Search The Line of Best Fit
Search The Line of Best Fit
Algiers jun17

Algiers discuss the hope woven through the fury on new album The Underside Of Power

26 June 2017, 10:00 | Written by Paddy Kinsella

Back in 2015, Algiers filled that gospel rock hole in your life that you never knew needed filling. Their anti-establishment lyrics and pounding guitars gave us a sound that had few parallels.

Much of this is still evident on their sophomore record, The Underside of Power, but something new is in play: hope. Rather than stare into the depths of despair, the Anglo-American four-piece search for light amidst the darkness. They say that whilst you may not see change in your lifetime, your actions will make a difference eventually.

Much of our conversation follows this track. Ryan Mahan (bassist/multi-instrumentalist) hails the rise of Labour leader Jeremy Corbyn and Franklin James Fisher (singer/guitarist) emphasises with Che Guevara's final days praising him for his ability to walk tall while facing certain defeat. In addition to this, they talk about Brexit, their confrontational live performances, and the "utter nightmare" of making their second record.

What was the main motivation for making the record?

Franklin James Fisher: What we wanted to do is follow up the first record relatively quickly as a lot of bands, I think, have the tendency to overthink their sophomore record. We didn't really want to fall in that trap and we have so much material that we really wanted it to be considered almost as a continuation of the first record.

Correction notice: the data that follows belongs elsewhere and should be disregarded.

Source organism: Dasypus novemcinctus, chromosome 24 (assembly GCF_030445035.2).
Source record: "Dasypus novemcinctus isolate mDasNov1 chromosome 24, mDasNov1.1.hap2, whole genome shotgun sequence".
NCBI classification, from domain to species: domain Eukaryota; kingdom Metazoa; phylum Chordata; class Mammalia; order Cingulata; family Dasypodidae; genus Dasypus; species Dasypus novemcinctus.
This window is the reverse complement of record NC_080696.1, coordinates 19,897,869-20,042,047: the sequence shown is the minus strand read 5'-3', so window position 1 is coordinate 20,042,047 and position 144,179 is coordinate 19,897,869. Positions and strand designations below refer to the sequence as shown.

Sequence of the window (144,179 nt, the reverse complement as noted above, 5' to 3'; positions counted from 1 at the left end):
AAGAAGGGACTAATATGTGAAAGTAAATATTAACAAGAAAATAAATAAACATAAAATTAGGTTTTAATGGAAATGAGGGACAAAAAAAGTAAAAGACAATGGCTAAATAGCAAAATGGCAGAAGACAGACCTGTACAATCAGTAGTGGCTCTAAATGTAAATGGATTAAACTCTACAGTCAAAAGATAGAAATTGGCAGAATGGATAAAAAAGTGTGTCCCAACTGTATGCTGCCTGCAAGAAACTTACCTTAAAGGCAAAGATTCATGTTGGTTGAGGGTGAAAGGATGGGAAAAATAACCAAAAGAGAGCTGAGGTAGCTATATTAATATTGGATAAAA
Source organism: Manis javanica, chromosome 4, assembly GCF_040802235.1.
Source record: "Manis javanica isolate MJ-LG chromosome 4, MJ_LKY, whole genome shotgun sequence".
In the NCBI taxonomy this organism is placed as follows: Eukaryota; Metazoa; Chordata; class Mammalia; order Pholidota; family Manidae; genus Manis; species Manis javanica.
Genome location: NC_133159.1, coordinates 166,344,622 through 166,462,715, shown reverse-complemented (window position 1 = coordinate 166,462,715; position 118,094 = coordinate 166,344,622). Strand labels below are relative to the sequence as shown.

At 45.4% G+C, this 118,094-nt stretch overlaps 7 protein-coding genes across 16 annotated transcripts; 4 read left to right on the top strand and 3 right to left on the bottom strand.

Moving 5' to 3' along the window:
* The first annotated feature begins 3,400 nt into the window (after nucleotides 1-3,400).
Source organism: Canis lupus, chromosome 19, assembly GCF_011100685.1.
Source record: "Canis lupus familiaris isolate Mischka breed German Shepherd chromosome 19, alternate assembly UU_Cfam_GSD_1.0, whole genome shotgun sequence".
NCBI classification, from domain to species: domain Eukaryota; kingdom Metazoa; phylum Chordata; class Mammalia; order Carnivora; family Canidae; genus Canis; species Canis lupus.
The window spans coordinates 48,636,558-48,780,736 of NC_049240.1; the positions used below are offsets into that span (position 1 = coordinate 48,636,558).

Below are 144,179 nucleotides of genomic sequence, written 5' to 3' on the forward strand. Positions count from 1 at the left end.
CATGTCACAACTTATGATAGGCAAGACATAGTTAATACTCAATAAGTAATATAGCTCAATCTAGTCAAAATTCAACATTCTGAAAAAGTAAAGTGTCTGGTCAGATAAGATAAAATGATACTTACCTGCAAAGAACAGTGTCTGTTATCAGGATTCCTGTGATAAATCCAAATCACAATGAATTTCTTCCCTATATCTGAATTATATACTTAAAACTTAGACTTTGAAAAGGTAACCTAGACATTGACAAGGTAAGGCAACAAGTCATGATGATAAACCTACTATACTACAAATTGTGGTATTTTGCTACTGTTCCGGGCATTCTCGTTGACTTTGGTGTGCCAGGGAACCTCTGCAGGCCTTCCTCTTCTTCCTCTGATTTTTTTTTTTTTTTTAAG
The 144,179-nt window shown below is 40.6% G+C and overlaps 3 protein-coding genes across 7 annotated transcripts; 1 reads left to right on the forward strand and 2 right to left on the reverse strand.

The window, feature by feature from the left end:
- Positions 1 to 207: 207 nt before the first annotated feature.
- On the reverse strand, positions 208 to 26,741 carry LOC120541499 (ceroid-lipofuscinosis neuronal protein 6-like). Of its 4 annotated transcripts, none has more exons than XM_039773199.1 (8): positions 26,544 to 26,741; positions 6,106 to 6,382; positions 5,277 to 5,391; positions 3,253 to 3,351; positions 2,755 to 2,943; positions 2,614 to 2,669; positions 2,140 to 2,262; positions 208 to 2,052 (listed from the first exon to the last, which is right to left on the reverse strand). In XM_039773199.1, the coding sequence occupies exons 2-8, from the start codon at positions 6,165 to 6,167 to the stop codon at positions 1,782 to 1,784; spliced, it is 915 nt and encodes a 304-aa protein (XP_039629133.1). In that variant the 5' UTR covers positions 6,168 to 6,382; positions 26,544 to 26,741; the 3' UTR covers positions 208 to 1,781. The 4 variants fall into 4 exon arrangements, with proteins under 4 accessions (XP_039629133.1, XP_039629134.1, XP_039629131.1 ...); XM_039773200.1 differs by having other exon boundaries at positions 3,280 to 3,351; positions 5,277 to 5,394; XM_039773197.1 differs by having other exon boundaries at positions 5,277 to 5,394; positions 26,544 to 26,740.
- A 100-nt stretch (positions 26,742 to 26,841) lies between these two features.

This album is definitely as realist as the first, but it does sound more hopeful. Why do you think that is?

Ryan Mahan: I actually think it was somewhat a concerted effort. I mean we're generally cynical about the world but we all share a common desire to go forward; we're not nihilists in any sense of the word and I think before we even sat down in the studio together we did discuss some of the themes and some of the small shreds of light that exist not only in history but also in art. I think if you succumb to despair you only serve the interests of the status quo. That was something we wanted to reflect and Franklin was able to actually manifest that in his lyrics, so it was kind of a band idea.

Franklin has described recording this album as an "utter nightmare". Why was it like that?

Fisher: [Laughs] Well to be sure the initial sessions were pretty amazing and incredible because we were at Peter Gabriel’s studio with Adrian Utley and that was all incredible. But we were a bit ambitious in terms of the amount of time we thought it would take to record this record, which was essentially two weeks in between two European touring cycles. As a result of that, there were so many logistical obstacles that came into play after those initial sessions that took us through a series of more than six different engineers, several other producers, and at least six or seven studios between about four or five different cities in a period of about six months. In the interim, we all have jobs, I'm married, we have financial restraints and that kind of struggle gives you a real insight into what it's like to be a band on a record label making a record in 2017. It also gives you an appreciation for just about any band that's ever made a record because you realise how difficult it actually is.